Fremantle Actor Ewen Leslie Has a Blast in the Desert with Operation Buffalo

By Brett Leigh Dicks

Photo by Matt Nettheim

Who knew that when the British Government secretly blew up remote parts of the Australian desert in the mid-1950s, atom bombs weren’t the only things being tested?

Inspired by true events at Maralinga in 1956, Operation Buffalo, a six-part mini series that airs Sunday nights on ABC Television starting May 31, not only shines a spotlight on a controversial and secretive period of Australia’s modern history – the British nuclear weapons testing program in outback South Australia – but also the web of intrigue, innuendo, and betrayal that surrounded it.

Starring Ewen Leslie, Jessica De Gouw, and James Cromwell, Operation Buffalo was written and directed by Peter Duncan (Rake) and follows Major Leo Carmichael (Leslie), an Australian Army Engineer and WWII hero, as he navigates his way through espionage and an uninhabited test site that’s not really uninhabited at all. All the while he deals with a Commanding Officer not fit for purpose and a Chief Meteorologist who is much more than she seems.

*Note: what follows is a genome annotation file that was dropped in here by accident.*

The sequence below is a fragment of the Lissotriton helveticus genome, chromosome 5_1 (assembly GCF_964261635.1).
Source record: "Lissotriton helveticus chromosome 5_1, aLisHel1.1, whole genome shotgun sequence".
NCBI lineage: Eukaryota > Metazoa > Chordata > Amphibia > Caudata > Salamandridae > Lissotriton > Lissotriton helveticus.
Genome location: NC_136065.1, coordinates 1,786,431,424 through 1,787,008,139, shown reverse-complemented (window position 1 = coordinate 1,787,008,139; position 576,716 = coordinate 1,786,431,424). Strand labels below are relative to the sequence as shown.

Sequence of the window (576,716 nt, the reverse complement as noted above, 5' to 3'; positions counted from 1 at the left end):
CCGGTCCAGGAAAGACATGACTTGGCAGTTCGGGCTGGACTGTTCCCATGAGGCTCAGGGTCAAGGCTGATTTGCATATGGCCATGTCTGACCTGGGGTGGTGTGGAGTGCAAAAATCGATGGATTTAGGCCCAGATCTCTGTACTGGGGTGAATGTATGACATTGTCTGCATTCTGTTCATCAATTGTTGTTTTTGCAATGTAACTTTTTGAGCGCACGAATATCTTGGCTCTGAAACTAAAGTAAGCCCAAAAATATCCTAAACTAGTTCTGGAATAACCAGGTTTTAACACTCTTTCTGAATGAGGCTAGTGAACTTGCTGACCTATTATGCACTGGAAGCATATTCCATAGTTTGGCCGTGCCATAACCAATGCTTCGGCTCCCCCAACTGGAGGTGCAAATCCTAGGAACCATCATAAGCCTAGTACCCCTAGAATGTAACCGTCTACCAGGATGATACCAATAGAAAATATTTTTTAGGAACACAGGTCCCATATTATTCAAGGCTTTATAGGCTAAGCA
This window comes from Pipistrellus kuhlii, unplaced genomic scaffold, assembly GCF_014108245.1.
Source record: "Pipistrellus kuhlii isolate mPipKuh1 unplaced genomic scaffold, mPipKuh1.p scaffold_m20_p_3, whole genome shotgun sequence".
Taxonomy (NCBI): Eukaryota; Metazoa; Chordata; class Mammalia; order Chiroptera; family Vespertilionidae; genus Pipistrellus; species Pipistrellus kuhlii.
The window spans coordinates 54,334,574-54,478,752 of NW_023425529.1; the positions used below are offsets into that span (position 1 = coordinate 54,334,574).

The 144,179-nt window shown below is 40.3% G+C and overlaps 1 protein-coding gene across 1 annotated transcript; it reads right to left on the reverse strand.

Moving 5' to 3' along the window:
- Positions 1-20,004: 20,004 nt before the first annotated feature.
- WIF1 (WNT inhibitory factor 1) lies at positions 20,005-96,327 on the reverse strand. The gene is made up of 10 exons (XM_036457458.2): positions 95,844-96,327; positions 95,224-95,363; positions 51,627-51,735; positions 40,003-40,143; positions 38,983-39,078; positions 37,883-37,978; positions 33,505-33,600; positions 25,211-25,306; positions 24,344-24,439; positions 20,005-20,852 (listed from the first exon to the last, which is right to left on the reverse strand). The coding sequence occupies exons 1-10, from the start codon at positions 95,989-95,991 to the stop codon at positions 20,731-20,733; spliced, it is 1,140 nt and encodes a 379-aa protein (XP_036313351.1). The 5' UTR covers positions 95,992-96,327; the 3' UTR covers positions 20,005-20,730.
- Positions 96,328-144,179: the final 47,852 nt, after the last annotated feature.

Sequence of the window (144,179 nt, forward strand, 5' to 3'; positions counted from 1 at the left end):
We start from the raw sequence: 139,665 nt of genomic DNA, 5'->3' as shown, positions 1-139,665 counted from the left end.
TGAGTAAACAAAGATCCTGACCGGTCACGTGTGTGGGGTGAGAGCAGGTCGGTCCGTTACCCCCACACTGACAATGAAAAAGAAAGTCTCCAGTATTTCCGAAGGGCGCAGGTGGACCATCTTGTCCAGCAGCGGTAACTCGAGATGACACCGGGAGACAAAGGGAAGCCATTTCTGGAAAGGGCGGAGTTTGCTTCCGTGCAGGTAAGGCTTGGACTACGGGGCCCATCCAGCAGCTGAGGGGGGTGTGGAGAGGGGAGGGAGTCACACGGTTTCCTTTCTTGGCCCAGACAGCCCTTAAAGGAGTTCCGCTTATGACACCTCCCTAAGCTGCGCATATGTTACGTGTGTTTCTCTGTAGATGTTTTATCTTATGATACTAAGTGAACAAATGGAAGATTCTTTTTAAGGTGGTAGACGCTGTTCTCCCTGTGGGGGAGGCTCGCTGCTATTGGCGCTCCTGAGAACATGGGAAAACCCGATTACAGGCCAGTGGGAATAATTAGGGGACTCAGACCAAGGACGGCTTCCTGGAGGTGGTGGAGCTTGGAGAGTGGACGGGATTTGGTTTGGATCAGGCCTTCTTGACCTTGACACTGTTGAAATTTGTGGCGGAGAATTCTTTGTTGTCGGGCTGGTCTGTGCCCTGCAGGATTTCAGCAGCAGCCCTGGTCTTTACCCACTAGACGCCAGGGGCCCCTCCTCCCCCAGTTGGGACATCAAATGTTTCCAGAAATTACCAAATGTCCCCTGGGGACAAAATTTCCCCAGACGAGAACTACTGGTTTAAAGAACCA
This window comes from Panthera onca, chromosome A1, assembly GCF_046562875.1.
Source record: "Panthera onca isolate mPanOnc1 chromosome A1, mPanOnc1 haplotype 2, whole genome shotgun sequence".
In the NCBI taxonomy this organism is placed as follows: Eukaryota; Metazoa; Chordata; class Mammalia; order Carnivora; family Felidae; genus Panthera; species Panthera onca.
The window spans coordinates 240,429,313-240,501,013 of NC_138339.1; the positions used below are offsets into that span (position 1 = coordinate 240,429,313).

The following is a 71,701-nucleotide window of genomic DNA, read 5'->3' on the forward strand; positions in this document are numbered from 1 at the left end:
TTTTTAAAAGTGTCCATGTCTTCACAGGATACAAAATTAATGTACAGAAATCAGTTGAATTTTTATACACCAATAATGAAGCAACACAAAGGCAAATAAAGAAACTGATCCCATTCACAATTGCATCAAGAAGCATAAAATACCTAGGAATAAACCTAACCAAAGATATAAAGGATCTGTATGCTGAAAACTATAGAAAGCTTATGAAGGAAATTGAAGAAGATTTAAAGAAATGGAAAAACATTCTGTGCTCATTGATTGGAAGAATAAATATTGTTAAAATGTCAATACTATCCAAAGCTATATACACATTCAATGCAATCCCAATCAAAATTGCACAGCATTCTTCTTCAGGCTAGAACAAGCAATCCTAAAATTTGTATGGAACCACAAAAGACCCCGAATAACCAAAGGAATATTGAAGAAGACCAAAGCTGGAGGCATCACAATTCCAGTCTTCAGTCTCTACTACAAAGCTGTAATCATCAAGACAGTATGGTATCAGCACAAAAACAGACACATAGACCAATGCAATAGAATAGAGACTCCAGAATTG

In exploring this controversial period in Australia’s modern history, Operational Buffalo also puts Fremantle actor Ewen Leslie firmly in the limelight. After crafting a lauded stage career with the Sydney Theatre Company, Leslie has since been acclaimed for his brooding and menacing screen performances through productions such as Jane Campion’s Top of the Lake and Warwick Thorton’s Sweet Country.

Operation Buffalo gives Leslie the opportunity to broaden his acting armory even further by imparting his character with a hearty dose of classic Hollywood aplomb. On the eve of the series’ premiere, Leslie spoke to Fremantle Shipping News about those testing times in Australian history, how Fremantle helped paved his creative path, and what it’s like to be a modern day Cary Grant.

Operation Buffalo explores a fascinating yet not well explored part of Australian history – the British nuclear weapons testing program of the 1950s. How aware were you of the atomic tests in Australia prior to the series entering your life?

To be completely honest with you, I knew very little. I knew that there were atomic tests here, but didn’t know much more than that. When I started reading the script, the more I read, I realized how little I actually knew. I think that speaks for so many Australians. Even when we were making the series and I told people I was doing a show about Maralinga I could see a glaze come over their eyes. It’s a story where the more you read and the more find out about it you go, well, this is mind boggling that this even happened. It’s unbelievable that we weren’t taught about it in school. Growing up and going to school in Fremantle I didn’t know about any of this. Part of that is because at the time there was so much secrecy around it. The fact that our government let another government come here and drop atom bombs in the heart of our country boggles the mind.